On July 15 (Wednesday), Canada’s central bank AKA Bank of Canada (BoC) cut overnight rate by 25 basis points (bps) from 0.75% to 50%. This is the second rate-cut this year. First rate-cut took place in January. Not only rate-cut, but lower growth forecasts.
BoC expects Gross Domestic Product growth to be 1.1% year-over-year (Y/Y) this year, down from its 1.9% forecast in April. Policy makers said that Gross domestic product probably “contracted modestly” in the first half. However, they did not call it recession. ‘‘The lower outlook for Canadian growth has increased the downside risks to inflation,’’ policy makers said.
Bank also reduced the net exports contribution to GDP by 0.8% to 0.6% from 1.4%. A stronger U.S. economy and a weaker Canadian dollar should contribute to higher export growth.
There has been a big shift in the inflation tone over the past few months:
April: “Risks to the outlook for inflation are now roughly balanced”
May: “the Bank’s assessment of risks to the inflation profile has not materially changed”
This time (July): “The lower outlook for Canadian growth has increased the downside risks to inflation”
“The Bank anticipates that the economy will return to full capacity and inflation to 2 per cent on a sustained basis in the first half of 2017.” In the April’s forecasts, the bank expected the economy to return to full capacity at the end of 2016. I can tell that the Bank is running scared.
Damages from low oil prices has been extensive. Canada is the world’s fifth-largest oil producer and lower oil prices will definitely not help the economy. The damages from lower oil prices shrank the economy in the first half of the year.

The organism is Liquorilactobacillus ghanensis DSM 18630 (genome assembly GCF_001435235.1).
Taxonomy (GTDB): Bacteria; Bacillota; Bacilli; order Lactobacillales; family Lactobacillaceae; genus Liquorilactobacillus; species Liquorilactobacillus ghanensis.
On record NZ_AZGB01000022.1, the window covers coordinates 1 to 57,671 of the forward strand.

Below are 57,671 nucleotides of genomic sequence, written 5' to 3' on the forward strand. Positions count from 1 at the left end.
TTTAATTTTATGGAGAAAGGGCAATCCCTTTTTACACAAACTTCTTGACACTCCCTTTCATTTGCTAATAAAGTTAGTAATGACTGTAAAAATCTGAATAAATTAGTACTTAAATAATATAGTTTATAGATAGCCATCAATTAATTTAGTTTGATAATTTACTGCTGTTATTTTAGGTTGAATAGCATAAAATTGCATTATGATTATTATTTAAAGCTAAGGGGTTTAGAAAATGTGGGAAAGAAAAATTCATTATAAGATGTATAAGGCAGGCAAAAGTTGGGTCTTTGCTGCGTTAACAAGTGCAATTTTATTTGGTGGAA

Recently after Iran deal has been reached, oil prices fell sharply. It’s currently trading around $48. If the the deal is finalized, it won’t be very good for Canada economy since Iran might want to double its oil production, leading to much lower oil prices.
The bank also said “Additional monetary stimulus is required at this time to help return the economy to full capacity and inflation sustainably to target.” If conditions get worse, they will cut rates again.
Oil is not the only problem for Canada. Other concerns are potential bubbles in housing and consumer debt.
According to BoC’s Monetary Policy Report (June), “the vulnerability associated with household indebtedness remains important and is expected to edge higher in the near term in response to the ongoing negative impact on incomes from the sharp decline in oil prices and a projected increase in the level of household debt.” (Page 30).
Over the past few years, housing prices in Canada have skyrocketed. Lower borrowing costs will just add fuel to the fire (DEBT + HIGH PRICES IN HOUSING MARKET WITH LOW INTEREST RATES = NOT A GOOD COMBINATION) . There just might be a bubble in the housing market. But, BoC does not think so.
The next BoC meeting is on September 9th, about a week before the U.S. Federal Reserve meeting, the day that many believe lift-off from the zero interest rate policy will take place. CPI and non-farm payrolls data for July and August will decide whatever the Fed will hike or not.
Rate-cuts and plunging commodity prices, especially crude oil, has caused sell-off in Loonie. Ever since the first rate-cut of the year (January), Loonie (CAD) has weakened significantly. With strengthening dollar (USD), USD/CAD has skyrocketed. When looked at monthly chart, USD/CAD has developed ‘Cup and Handle’ formation. While this is a sign to short USD/CAD, I would be very careful because fundamentals for CAD are too weak. If I were to short it, I would put my stop above the resistance line (Bold Red line).